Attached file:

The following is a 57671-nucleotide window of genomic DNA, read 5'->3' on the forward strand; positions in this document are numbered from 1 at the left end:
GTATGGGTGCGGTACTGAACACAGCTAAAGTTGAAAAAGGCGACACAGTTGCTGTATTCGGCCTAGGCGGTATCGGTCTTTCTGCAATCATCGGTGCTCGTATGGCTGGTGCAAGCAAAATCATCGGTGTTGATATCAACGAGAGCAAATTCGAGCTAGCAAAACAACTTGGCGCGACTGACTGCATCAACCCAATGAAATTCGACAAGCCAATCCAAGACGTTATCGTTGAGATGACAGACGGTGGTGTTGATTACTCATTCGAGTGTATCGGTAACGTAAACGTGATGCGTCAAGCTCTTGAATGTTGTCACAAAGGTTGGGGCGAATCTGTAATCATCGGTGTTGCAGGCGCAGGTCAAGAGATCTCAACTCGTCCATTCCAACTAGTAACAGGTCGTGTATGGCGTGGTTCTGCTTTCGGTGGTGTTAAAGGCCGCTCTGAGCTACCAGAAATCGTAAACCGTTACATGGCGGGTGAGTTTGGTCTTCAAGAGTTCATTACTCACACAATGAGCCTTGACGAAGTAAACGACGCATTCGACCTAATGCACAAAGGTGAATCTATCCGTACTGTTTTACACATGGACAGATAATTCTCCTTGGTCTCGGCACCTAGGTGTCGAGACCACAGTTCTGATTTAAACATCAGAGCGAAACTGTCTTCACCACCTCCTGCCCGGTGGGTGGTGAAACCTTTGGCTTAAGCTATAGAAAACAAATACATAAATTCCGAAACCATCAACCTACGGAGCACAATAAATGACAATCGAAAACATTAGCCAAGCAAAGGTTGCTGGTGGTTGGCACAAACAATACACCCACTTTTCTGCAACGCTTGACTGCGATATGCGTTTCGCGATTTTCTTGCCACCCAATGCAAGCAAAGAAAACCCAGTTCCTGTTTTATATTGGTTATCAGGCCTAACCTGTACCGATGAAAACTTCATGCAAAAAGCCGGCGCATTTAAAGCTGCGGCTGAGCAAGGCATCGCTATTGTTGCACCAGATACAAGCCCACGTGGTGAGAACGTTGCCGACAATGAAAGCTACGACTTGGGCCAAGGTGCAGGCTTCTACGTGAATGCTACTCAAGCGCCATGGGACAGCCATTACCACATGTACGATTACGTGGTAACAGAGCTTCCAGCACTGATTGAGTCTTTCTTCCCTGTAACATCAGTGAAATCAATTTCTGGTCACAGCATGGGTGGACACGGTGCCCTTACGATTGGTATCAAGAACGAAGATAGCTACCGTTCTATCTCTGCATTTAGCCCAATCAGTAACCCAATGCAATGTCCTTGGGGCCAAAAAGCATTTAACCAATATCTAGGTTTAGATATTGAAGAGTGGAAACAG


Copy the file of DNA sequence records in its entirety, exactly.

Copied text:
The following is a 57671-nucleotide window of genomic DNA, read 5'->3' on the forward strand; positions in this document are numbered from 1 at the left end:
GTATGGGTGCGGTACTGAACACAGCTAAAGTTGAAAAAGGCGACACAGTTGCTGTATTCGGCCTAGGCGGTATCGGTCTTTCTGCAATCATCGGTGCTCGTATGGCTGGTGCAAGCAAAATCATCGGTGTTGATATCAACGAGAGCAAATTCGAGCTAGCAAAACAACTTGGCGCGACTGACTGCATCAACCCAATGAAATTCGACAAGCCAATCCAAGACGTTATCGTTGAGATGACAGACGGTGGTGTTGATTACTCATTCGAGTGTATCGGTAACGTAAACGTGATGCGTCAAGCTCTTGAATGTTGTCACAAAGGTTGGGGCGAATCTGTAATCATCGGTGTTGCAGGCGCAGGTCAAGAGATCTCAACTCGTCCATTCCAACTAGTAACAGGTCGTGTATGGCGTGGTTCTGCTTTCGGTGGTGTTAAAGGCCGCTCTGAGCTACCAGAAATCGTAAACCGTTACATGGCGGGTGAGTTTGGTCTTCAAGAGTTCATTACTCACACAATGAGCCTTGACGAAGTAAACGACGCATTCGACCTAATGCACAAAGGTGAATCTATCCGTACTGTTTTACACATGGACAGATAATTCTCCTTGGTCTCGGCACCTAGGTGTCGAGACCACAGTTCTGATTTAAACATCAGAGCGAAACTGTCTTCACCACCTCCTGCCCGGTGGGTGGTGAAACCTTTGGCTTAAGCTATAGAAAACAAATACATAAATTCCGAAACCATCAACCTACGGAGCACAATAAATGACAATCGAAAACATTAGCCAAGCAAAGGTTGCTGGTGGTTGGCACAAACAATACACCCACTTTTCTGCAACGCTTGACTGCGATATGCGTTTCGCGATTTTCTTGCCACCCAATGCAAGCAAAGAAAACCCAGTTCCTGTTTTATATTGGTTATCAGGCCTAACCTGTACCGATGAAAACTTCATGCAAAAAGCCGGCGCATTTAAAGCTGCGGCTGAGCAAGGCATCGCTATTGTTGCACCAGATACAAGCCCACGTGGTGAGAACGTTGCCGACAATGAAAGCTACGACTTGGGCCAAGGTGCAGGCTTCTACGTGAATGCTACTCAAGCGCCATGGGACAGCCATTACCACATGTACGATTACGTGGTAACAGAGCTTCCAGCACTGATTGAGTCTTTCTTCCCTGTAACATCAGTGAAATCAATTTCTGGTCACAGCATGGGTGGACACGGTGCCCTTACGATTGGTATCAAGAACGAAGATAGCTACCGTTCTATCTCTGCATTTAGCCCAATCAGTAACCCAATGCAATGTCCTTGGGGCCAAAAAGCATTTAACCAATATCTAGGTTTAGATATTGAAGAGTGGAAACAG